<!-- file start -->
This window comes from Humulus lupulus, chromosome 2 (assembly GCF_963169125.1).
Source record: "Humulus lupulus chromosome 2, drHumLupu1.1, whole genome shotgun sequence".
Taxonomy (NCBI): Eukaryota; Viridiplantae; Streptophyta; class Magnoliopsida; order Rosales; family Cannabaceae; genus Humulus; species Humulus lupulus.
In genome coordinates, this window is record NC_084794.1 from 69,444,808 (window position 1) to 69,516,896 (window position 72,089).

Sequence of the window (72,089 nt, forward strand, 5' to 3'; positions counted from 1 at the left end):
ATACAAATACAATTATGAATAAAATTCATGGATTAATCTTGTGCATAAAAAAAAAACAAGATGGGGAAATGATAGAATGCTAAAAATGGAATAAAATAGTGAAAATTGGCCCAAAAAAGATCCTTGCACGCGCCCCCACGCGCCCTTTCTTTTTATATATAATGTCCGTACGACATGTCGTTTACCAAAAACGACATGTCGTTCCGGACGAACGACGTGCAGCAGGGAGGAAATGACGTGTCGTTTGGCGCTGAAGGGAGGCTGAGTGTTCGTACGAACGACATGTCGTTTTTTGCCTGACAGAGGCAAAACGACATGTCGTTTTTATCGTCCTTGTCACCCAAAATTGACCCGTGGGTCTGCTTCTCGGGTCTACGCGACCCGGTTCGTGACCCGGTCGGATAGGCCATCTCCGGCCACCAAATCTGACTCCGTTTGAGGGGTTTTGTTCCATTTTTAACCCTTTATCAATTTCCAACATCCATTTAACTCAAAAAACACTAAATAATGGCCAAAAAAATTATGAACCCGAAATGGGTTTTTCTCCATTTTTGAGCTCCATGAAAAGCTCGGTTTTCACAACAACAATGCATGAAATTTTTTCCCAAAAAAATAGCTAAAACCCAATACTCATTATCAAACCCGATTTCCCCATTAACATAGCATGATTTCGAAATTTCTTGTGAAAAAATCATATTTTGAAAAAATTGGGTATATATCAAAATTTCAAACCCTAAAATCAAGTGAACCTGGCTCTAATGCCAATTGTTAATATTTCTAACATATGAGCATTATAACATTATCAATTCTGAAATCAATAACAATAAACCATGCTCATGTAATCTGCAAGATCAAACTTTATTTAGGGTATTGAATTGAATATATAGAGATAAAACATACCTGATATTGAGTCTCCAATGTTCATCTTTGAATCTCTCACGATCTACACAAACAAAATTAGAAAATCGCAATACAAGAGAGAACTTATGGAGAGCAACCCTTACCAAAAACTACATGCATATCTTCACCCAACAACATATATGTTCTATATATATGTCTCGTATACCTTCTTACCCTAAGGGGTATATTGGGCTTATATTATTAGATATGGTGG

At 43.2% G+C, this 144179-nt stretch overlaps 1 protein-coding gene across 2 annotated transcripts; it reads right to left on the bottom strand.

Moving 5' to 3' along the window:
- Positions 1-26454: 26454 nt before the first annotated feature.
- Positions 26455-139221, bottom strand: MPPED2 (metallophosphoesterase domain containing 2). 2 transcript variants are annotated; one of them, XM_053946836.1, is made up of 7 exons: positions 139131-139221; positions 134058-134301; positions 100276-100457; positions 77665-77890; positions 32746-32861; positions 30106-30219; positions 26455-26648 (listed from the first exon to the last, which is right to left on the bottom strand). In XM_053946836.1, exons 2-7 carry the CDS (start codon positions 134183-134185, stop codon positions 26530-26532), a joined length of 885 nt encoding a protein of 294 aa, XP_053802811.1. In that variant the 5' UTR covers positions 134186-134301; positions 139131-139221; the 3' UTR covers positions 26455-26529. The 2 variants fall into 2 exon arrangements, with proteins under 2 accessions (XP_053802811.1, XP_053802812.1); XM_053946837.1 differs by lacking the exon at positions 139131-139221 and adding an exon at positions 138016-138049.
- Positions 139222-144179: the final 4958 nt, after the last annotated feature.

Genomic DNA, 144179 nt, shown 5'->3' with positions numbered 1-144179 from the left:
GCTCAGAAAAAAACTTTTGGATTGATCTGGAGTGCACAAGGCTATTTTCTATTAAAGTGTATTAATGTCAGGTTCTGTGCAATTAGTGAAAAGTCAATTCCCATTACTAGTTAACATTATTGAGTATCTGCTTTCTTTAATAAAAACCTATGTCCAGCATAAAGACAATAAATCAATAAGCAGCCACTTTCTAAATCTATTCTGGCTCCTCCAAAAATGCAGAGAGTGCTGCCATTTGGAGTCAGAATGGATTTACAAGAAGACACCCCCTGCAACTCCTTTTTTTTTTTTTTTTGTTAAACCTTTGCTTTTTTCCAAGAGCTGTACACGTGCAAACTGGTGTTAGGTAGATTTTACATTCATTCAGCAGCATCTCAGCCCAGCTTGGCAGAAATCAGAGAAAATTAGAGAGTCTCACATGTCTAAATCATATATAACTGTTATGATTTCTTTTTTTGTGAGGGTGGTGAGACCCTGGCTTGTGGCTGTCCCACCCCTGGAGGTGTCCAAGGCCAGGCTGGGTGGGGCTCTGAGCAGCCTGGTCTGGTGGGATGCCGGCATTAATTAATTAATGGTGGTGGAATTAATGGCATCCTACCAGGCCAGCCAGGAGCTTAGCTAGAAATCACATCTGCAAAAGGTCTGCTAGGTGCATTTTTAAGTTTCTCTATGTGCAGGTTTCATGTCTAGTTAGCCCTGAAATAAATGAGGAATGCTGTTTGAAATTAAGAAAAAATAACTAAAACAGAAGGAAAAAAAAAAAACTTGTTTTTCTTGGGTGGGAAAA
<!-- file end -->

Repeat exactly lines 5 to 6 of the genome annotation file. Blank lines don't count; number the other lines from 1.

Sequence of the window (72,089 nt, forward strand, 5' to 3'; positions counted from 1 at the left end):
ATACAAATACAATTATGAATAAAATTCATGGATTAATCTTGTGCATAAAAAAAAAACAAGATGGGGAAATGATAGAATGCTAAAAATGGAATAAAATAGTGAAAATTGGCCCAAAAAAGATCCTTGCACGCGCCCCCACGCGCCCTTTCTTTTTATATATAATGTCCGTACGACATGTCGTTTACCAAAAACGACATGTCGTTCCGGACGAACGACGTGCAGCAGGGAGGAAATGACGTGTCGTTTGGCGCTGAAGGGAGGCTGAGTGTTCGTACGAACGACATGTCGTTTTTTGCCTGACAGAGGCAAAACGACATGTCGTTTTTATCGTCCTTGTCACCCAAAATTGACCCGTGGGTCTGCTTCTCGGGTCTACGCGACCCGGTTCGTGACCCGGTCGGATAGGCCATCTCCGGCCACCAAATCTGACTCCGTTTGAGGGGTTTTGTTCCATTTTTAACCCTTTATCAATTTCCAACATCCATTTAACTCAAAAAACACTAAATAATGGCCAAAAAAATTATGAACCCGAAATGGGTTTTTCTCCATTTTTGAGCTCCATGAAAAGCTCGGTTTTCACAACAACAATGCATGAAATTTTTTCCCAAAAAAATAGCTAAAACCCAATACTCATTATCAAACCCGATTTCCCCATTAACATAGCATGATTTCGAAATTTCTTGTGAAAAAATCATATTTTGAAAAAATTGGGTATATATCAAAATTTCAAACCCTAAAATCAAGTGAACCTGGCTCTAATGCCAATTGTTAATATTTCTAACATATGAGCATTATAACATTATCAATTCTGAAATCAATAACAATAAACCATGCTCATGTAATCTGCAAGATCAAACTTTATTTAGGGTATTGAATTGAATATATAGAGATAAAACATACCTGATATTGAGTCTCCAATGTTCATCTTTGAATCTCTCACGATCTACACAAACAAAATTAGAAAATCGCAATACAAGAGAGAACTTATGGAGAGCAACCCTTACCAAAAACTACATGCATATCTTCACCCAACAACATATATGTTCTATATATATGTCTCGTATACCTTCTTACCCTAAGGGGTATATTGGGCTTATATTATTAGATATGGTGG